Since its launch in September, there have been 261 It’s On Us events at campuses across the nation, and organizers are already planning engagement pushes around spring break and March Madness. But bystander intervention is only a means to a much bigger end.

“Our larger goal is to really change the culture around sexual assault,” Avery said. “We want to change the way that it’s talked about and the way that it’s dealt with on college campuses.”

That culture change could be essential to arriving at a solution. A recent report from the Pentagon shows that cases of sexual assault at three military academies has decreased, but more than 40 percent of the students who came forward feared retaliation for reporting the incident. That fear underscores the need for change.

The task force’s thorough refocus on campus sexual assault has shocked longtime advocates.

“It was unfathomable to me that a presidential administration could take campus sexual violence this seriously,” said Meg Stone, who has worked with sexual assault survivors for 22 years. “It’s unfathomable that the response would not just be this law-enforcement only or services only, that it was this holistic, multi-tiered response to sexual violence. It was one of those things that I couldn’t imagine something this good would come out of a presidential administration, and then it did.”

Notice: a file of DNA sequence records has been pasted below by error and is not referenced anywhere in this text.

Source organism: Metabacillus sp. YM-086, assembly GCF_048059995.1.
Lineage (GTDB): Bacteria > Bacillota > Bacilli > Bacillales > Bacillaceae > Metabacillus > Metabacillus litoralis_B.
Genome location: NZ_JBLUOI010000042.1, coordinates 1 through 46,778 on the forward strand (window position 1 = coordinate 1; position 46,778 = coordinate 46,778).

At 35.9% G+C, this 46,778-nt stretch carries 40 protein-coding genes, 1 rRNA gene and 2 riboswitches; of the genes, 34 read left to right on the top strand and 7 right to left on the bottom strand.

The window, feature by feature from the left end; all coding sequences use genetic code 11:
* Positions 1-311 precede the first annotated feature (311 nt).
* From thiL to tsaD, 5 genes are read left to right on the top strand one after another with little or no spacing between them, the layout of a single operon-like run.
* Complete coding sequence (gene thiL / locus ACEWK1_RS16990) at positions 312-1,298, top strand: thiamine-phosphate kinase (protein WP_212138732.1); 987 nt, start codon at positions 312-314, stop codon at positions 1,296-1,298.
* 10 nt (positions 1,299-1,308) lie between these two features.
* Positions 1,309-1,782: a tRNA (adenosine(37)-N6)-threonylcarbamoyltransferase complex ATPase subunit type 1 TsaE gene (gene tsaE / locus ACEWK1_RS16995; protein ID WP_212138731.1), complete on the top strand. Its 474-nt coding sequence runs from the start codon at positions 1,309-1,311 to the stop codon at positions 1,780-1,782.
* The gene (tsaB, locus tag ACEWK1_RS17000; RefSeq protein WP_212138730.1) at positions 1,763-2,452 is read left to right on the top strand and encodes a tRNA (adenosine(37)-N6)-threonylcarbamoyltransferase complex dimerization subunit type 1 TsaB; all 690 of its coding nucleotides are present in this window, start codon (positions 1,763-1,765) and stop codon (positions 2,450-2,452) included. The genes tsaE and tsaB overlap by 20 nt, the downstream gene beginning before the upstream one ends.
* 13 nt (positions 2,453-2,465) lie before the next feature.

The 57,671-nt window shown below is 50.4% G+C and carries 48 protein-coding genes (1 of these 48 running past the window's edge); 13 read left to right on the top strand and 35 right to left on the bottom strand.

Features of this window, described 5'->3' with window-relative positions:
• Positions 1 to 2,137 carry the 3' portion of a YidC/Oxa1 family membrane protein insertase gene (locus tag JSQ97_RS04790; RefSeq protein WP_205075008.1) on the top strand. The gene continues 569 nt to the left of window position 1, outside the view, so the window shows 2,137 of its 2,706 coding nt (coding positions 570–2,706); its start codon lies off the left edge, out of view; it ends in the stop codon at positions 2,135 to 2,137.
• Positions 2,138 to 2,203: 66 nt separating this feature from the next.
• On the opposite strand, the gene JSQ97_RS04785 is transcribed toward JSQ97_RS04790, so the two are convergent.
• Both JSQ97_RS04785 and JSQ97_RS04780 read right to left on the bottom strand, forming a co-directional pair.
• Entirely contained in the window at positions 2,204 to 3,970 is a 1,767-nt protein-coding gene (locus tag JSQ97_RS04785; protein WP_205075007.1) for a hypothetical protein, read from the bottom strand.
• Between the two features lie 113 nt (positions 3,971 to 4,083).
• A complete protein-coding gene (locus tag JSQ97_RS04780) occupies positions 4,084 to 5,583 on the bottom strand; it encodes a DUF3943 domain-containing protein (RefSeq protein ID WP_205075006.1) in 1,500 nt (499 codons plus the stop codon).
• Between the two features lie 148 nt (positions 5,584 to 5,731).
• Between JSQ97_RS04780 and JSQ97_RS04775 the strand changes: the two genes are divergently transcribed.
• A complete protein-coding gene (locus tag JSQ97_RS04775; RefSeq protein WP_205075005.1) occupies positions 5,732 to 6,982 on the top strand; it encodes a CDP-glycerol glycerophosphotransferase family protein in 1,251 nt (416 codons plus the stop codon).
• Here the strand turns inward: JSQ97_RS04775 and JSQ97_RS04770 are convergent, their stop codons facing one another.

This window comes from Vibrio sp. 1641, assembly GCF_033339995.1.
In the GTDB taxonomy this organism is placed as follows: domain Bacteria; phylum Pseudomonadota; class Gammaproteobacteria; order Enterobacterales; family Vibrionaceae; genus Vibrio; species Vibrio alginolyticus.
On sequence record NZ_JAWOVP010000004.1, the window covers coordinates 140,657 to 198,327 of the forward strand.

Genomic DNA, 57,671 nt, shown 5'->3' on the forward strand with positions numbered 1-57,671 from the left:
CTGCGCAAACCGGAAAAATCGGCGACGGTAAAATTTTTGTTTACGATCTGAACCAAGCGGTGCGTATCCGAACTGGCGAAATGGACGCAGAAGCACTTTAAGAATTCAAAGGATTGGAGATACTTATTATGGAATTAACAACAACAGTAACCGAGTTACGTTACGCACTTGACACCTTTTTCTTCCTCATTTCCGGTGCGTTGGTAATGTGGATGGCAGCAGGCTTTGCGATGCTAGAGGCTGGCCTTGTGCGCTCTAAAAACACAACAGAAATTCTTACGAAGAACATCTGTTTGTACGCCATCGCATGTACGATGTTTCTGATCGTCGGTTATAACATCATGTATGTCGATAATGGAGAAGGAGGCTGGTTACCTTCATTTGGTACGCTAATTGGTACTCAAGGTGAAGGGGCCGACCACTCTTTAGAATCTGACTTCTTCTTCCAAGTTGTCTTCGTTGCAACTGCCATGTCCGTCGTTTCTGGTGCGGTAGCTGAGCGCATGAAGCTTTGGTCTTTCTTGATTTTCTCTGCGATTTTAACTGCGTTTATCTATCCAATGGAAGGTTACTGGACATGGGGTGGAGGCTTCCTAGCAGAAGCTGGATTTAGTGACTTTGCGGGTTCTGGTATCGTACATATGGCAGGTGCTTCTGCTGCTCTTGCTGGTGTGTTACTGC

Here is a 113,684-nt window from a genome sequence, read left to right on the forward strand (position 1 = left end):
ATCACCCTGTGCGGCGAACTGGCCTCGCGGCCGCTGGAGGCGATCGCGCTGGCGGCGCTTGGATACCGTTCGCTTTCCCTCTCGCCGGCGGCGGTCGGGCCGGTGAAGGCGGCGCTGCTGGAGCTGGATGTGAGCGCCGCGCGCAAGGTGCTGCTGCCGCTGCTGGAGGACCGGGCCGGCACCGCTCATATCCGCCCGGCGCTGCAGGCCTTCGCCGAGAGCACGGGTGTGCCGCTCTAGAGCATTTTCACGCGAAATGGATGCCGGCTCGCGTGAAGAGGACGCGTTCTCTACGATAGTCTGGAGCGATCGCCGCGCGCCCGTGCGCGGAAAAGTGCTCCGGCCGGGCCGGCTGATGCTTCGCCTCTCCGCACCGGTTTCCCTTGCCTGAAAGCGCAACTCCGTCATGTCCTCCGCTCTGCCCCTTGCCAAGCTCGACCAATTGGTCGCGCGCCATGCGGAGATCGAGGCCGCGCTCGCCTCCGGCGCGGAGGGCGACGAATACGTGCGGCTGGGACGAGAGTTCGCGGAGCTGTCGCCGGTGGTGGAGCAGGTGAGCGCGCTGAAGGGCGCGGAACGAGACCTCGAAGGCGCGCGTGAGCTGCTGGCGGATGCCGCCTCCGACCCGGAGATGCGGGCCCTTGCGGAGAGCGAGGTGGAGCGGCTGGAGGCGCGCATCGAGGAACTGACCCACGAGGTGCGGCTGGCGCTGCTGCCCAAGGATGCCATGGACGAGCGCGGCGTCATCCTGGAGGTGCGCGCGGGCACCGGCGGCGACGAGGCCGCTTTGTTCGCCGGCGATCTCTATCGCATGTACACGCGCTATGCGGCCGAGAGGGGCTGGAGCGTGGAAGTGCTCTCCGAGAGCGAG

But in its reframing, the task force left out an important and proven sexual assault prevention program – self-defense. Stone is director of IMPACT Boston, a self-defense curriculum that gives students the tools to defend themselves in the moment of assault. She said that though the plan provides good intervention and aftermath care for victims, there is a key element missing. The prevention.

“It is unbelievable to me that they’re not investing more – not just in any self-defense training,” Stone said. “It’s not just any person who took karate, it’s well-trained, highly skilled, highly qualified people who can present self-defense in a way that makes totally clear that the person that perpetrates is responsible for that act and the person who is the intended victim is not, and to give students the practical tools that have actually been shown by research to reduce victimization rates.”

Although she emphasized that the shift away from victim blaming is positive, Stone said taking defense out of the equation also takes away one of the most effective methods of prevention. A study done at the University of Oregon shows that a group of women who took a self-defense course reported much lower instances of sexual assault.